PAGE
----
Joining effort was a natural fit for Hemingway Apparel
Posted April 23, 2020
By Devin Steele (DSteele@eTextileCommunications.com)
Cut-and-sew contractor Hemingway Apparel is part of the Parkdale coalition initiated by the White House to produce PPE during the COVID-19 crisis.
The company, based on Apparel Drive in Hemingway, S.C., has always sewn a variety of products for customers, so joining this effort was a natural fit, according to President Chris Marsh. About 20 percent of its production dried up fairly quick shortly after COVID-19 became a pandemic, but Hemingway was able to pivot to act as a manufacturer in conjunction with the initiative in order to make the face masks, he said.
“While we didn't lose much in the way of production, we needed to replace it fast,” he said. “Most of the loss was in our shirt department. While in talks about participating and trying to learn what we needed to do as a company, Hemingway was simultaneously tearing down a shirt line and rebuilding a mask line.
“The learning curve for us has been more about making sure we understood the supply chain and how to get everything ordered and in the facility in a timely manner,” he continued. “Our operators are certainly on a small curve, but they are familiar with product change and seem to be adapting well. I think one of leadership’s concerns is how to extend the terms far beyond what we normally operate under.
As a small operation, Hemingway has remained fully staffed, and has added a few people, he added. The company is actively working with legislators to understand what it needs to do to increase employment, he noted.
“If we go over 50 people like we once were, the dynamics change drastically for us because of the Employer Mandate 50 person ceiling in the Affordable Care Act,” Marsh reported.
Through the consortium, Hemingway Apparel has been tasked with manufacturing nearly 500 million face masks in a short period of time. The face masks it is producing will ultimately end up in households across America via FEMA, he said. Because of its current limitation in the number of employees it can hire, it has committed to produce 15,000 units per week, he pointed out. “It is our hope that we can expand that with the help of our legislators,” he said.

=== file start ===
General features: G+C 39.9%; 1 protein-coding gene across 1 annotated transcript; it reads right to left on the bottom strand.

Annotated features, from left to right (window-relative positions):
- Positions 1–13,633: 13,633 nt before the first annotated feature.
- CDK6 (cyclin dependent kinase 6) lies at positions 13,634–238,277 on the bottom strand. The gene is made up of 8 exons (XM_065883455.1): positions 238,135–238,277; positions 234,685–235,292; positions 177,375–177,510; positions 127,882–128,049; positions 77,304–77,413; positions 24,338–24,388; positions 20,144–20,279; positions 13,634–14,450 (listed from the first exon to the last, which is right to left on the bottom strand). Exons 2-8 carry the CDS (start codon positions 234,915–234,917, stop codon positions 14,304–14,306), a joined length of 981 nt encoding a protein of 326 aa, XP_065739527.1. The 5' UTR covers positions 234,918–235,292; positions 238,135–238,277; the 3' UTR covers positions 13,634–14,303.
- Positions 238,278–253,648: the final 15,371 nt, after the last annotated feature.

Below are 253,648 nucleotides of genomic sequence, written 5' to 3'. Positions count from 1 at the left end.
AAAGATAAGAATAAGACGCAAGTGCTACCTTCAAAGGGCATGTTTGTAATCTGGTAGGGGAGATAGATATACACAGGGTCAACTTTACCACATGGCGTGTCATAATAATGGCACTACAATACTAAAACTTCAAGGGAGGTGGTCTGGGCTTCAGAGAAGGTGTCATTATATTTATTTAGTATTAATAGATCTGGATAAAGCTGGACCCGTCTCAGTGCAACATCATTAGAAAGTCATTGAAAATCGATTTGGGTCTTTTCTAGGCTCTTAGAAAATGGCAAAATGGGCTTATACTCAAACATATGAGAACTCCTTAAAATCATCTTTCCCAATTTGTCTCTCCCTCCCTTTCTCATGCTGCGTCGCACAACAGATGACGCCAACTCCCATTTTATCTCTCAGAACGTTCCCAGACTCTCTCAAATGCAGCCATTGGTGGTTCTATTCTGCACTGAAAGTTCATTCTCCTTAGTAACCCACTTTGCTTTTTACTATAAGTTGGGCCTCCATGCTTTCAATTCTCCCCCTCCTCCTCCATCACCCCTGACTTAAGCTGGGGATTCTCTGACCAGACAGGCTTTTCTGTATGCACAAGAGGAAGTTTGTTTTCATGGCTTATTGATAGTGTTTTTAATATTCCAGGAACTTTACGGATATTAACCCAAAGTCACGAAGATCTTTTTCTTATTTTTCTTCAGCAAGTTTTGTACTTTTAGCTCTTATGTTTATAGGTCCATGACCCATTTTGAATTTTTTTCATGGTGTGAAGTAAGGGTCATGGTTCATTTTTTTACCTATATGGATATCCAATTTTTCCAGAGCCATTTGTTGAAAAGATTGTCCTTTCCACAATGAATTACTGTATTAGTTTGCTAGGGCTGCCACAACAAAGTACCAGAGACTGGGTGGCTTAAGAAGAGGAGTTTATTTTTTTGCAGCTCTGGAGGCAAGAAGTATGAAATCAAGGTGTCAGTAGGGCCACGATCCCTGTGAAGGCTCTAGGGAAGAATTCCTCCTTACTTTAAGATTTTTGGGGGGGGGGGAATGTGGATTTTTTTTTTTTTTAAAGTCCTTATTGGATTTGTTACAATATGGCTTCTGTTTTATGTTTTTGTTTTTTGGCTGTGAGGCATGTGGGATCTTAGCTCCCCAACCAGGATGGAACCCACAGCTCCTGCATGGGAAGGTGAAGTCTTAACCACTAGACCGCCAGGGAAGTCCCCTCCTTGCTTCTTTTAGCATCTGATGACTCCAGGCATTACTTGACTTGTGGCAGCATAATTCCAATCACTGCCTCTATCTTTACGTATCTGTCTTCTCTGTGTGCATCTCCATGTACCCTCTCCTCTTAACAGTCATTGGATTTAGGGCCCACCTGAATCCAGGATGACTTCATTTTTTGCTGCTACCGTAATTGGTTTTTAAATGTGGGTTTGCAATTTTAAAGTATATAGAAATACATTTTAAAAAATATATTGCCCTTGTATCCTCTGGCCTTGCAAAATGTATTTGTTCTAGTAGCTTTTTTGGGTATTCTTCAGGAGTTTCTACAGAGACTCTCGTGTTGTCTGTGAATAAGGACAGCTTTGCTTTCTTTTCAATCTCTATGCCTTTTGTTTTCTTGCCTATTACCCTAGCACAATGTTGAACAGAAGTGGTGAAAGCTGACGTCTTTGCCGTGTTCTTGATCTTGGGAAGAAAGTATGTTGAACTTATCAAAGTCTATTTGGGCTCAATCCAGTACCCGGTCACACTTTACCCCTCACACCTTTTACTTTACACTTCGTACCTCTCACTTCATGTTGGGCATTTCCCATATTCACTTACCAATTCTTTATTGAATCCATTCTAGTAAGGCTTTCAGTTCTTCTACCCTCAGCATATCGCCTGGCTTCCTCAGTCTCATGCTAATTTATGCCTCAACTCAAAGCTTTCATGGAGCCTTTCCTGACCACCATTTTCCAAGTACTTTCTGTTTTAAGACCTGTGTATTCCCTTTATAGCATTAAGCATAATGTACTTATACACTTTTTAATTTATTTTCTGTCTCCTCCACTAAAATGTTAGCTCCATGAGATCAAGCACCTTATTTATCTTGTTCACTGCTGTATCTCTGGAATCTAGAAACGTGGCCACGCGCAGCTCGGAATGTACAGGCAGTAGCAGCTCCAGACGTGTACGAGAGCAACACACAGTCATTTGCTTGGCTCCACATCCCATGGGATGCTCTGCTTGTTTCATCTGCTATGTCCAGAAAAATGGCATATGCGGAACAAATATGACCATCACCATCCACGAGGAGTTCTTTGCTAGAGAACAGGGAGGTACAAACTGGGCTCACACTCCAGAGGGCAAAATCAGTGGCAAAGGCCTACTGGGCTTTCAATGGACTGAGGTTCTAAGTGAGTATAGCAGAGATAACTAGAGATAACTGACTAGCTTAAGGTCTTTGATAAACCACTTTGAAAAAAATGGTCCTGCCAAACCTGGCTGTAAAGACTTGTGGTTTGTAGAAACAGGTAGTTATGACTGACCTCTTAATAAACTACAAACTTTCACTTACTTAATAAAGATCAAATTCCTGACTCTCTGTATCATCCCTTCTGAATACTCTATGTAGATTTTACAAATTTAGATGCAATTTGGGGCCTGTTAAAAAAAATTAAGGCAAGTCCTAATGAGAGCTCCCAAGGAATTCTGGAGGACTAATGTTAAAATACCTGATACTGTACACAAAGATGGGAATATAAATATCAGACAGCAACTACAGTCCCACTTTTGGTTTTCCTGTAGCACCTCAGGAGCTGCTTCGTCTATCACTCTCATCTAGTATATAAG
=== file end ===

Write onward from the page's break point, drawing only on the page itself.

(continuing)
The company has remained a one-shift operation during the pandemic, but it is in “full-scale overtime,” he added.
He noted that his employees are extremely proud to be part of a larger effort aimed at public health in our time of need.
“Our employees have been outstanding at understanding the value of what they are doing,” Marsh said. “We are all highly conscious of how important it is for each of us to stay well and keep working. One of the new hires told us she could make more money at home with the relief effort being provided, but that she felt as though she needed to be helping people and knew this was a way she could do that.”
Being a part of a larger effort has benefited the company during its shift into PPE, Marsh said.
“Surprisingly, our industry and associates have come together to share data across nearly every facet of the supply chain,” he said. “This industry has responded to the crisis with strength and unification in a way I never remember in my 50 years of being raised in the industry.”
While Hemingway has committed to only mask production, the sheer volume of work that it has had to turn away because of capacity limitations is “magnificent,” Marsh said.
“Real, valuable, solid work is available to be done and we believe that there will be some long-term residual opportunities for the domestic supply chain to be a ‘go-to supply,’ at least in this hemisphere,” he said.
Marsh admitted that he hasn’t had much time to recognize the impact his company might be making, but he said he believes it to be immeasurable.
“It can be overwhelming to think about what you are doing in terms of it may help save someone's life,” he said. “We may never know the impact a face mask may have on a family’s life, but it’s incredible knowing we had a part in helping.”